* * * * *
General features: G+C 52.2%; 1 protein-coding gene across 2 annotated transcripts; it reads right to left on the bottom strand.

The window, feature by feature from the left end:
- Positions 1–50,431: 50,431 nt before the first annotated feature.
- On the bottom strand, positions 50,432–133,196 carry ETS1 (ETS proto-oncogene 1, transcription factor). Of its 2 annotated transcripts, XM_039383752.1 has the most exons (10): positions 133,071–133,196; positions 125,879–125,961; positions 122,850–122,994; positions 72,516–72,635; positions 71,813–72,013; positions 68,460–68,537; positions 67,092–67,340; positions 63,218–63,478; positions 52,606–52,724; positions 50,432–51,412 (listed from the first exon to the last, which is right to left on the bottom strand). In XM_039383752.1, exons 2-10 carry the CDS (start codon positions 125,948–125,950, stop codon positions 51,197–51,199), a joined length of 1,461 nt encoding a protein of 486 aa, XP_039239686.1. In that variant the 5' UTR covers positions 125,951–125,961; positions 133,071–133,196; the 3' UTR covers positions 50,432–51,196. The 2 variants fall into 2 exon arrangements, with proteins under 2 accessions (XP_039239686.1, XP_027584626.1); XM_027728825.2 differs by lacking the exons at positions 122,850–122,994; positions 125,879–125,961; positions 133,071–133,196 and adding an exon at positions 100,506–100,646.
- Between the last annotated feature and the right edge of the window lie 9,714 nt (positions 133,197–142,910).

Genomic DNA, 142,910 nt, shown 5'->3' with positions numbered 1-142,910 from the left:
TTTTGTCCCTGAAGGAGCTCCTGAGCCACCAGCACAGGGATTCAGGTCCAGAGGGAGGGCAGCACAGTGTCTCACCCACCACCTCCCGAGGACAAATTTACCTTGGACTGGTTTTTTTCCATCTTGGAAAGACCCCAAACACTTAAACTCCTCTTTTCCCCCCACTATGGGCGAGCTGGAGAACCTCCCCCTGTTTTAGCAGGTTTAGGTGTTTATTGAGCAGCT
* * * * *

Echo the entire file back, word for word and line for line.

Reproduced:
General features: G+C 52.2%; 1 protein-coding gene across 2 annotated transcripts; it reads right to left on the bottom strand.

The window, feature by feature from the left end:
- Positions 1–50,431: 50,431 nt before the first annotated feature.
- On the bottom strand, positions 50,432–133,196 carry ETS1 (ETS proto-oncogene 1, transcription factor). Of its 2 annotated transcripts, XM_039383752.1 has the most exons (10): positions 133,071–133,196; positions 125,879–125,961; positions 122,850–122,994; positions 72,516–72,635; positions 71,813–72,013; positions 68,460–68,537; positions 67,092–67,340; positions 63,218–63,478; positions 52,606–52,724; positions 50,432–51,412 (listed from the first exon to the last, which is right to left on the bottom strand). In XM_039383752.1, exons 2-10 carry the CDS (start codon positions 125,948–125,950, stop codon positions 51,197–51,199), a joined length of 1,461 nt encoding a protein of 486 aa, XP_039239686.1. In that variant the 5' UTR covers positions 125,951–125,961; positions 133,071–133,196; the 3' UTR covers positions 50,432–51,196. The 2 variants fall into 2 exon arrangements, with proteins under 2 accessions (XP_039239686.1, XP_027584626.1); XM_027728825.2 differs by lacking the exons at positions 122,850–122,994; positions 125,879–125,961; positions 133,071–133,196 and adding an exon at positions 100,506–100,646.
- Between the last annotated feature and the right edge of the window lie 9,714 nt (positions 133,197–142,910).

Genomic DNA, 142,910 nt, shown 5'->3' with positions numbered 1-142,910 from the left:
TTTTGTCCCTGAAGGAGCTCCTGAGCCACCAGCACAGGGATTCAGGTCCAGAGGGAGGGCAGCACAGTGTCTCACCCACCACCTCCCGAGGACAAATTTACCTTGGACTGGTTTTTTTCCATCTTGGAAAGACCCCAAACACTTAAACTCCTCTTTTCCCCCCACTATGGGCGAGCTGGAGAACCTCCCCCTGTTTTAGCAGGTTTAGGTGTTTATTGAGCAGCT